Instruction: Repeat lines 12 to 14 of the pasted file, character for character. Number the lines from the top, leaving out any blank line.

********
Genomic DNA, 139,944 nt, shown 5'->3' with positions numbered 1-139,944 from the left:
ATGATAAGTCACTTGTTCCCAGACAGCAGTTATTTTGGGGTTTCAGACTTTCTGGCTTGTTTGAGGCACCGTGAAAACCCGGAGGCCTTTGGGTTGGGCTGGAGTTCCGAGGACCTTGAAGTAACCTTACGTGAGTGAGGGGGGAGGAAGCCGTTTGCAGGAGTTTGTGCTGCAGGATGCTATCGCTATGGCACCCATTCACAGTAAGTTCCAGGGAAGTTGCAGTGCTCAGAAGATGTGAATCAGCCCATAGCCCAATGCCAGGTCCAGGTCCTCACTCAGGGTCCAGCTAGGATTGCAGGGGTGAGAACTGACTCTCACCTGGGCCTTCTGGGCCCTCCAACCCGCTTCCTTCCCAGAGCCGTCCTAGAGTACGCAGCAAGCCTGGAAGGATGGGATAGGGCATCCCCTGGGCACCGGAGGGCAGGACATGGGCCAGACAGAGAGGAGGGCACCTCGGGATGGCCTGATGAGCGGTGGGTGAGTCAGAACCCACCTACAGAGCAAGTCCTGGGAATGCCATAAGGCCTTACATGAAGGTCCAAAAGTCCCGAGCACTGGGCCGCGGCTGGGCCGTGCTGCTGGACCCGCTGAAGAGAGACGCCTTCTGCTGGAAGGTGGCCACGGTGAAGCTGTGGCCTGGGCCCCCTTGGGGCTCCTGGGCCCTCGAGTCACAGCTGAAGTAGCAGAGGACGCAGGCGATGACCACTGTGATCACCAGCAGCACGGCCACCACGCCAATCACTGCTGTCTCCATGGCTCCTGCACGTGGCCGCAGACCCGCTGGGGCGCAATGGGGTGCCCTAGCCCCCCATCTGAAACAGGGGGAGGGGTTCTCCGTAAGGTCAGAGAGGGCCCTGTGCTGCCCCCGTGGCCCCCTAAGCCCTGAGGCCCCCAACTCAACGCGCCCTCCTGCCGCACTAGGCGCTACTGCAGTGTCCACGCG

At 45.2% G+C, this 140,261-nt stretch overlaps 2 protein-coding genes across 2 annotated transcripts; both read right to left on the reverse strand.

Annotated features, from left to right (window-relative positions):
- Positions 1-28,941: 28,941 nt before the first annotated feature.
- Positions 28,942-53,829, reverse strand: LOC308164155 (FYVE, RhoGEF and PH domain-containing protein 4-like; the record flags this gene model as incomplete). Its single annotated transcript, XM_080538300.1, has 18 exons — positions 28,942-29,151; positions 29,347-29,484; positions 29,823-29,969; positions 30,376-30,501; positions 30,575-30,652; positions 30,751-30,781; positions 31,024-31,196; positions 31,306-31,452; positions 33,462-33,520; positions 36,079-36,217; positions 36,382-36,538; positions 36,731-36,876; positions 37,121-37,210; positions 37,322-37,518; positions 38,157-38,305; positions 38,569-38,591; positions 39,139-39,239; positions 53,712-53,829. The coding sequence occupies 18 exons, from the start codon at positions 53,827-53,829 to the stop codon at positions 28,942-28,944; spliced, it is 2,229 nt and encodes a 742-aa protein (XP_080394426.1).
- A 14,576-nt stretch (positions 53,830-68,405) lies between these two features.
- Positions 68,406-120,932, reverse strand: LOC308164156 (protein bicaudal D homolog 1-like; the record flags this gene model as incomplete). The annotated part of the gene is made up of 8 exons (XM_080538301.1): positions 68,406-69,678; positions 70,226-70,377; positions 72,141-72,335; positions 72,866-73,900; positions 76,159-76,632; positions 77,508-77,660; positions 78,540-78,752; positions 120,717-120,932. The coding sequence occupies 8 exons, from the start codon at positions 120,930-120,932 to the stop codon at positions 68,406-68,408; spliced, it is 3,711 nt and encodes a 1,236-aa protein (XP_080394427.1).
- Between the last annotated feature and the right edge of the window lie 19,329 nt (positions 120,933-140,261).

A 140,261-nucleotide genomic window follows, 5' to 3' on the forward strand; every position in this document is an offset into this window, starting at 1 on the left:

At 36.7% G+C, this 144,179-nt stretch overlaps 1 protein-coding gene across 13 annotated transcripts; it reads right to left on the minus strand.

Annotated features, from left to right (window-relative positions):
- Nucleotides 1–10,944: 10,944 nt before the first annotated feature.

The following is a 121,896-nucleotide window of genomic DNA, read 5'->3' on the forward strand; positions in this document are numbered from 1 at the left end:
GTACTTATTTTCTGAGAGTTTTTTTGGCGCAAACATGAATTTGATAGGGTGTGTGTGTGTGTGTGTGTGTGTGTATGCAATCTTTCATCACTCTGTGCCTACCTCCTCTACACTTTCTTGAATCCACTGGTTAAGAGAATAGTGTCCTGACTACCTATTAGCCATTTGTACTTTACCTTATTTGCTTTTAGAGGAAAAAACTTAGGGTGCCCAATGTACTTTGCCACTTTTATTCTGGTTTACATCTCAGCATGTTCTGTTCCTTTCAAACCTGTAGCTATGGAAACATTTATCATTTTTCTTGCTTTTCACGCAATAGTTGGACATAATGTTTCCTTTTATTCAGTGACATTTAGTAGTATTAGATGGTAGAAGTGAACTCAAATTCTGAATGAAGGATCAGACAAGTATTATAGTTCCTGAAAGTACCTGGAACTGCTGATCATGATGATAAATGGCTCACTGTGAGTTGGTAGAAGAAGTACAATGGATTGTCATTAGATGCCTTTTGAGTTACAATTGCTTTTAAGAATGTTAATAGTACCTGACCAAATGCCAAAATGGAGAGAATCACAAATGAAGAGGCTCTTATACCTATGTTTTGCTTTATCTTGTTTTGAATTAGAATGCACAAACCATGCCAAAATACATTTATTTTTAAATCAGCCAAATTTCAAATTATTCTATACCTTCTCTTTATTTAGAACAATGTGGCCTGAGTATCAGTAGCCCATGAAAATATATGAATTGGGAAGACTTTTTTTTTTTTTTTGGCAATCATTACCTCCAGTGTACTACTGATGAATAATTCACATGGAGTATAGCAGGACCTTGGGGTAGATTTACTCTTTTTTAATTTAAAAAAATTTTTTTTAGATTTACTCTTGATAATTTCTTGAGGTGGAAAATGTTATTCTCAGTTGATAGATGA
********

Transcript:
Annotated features, from left to right (window-relative positions):
- Nucleotides 1–10,944: 10,944 nt before the first annotated feature.

The following is a 121,896-nucleotide window of genomic DNA, read 5'->3' on the forward strand; positions in this document are numbered from 1 at the left end: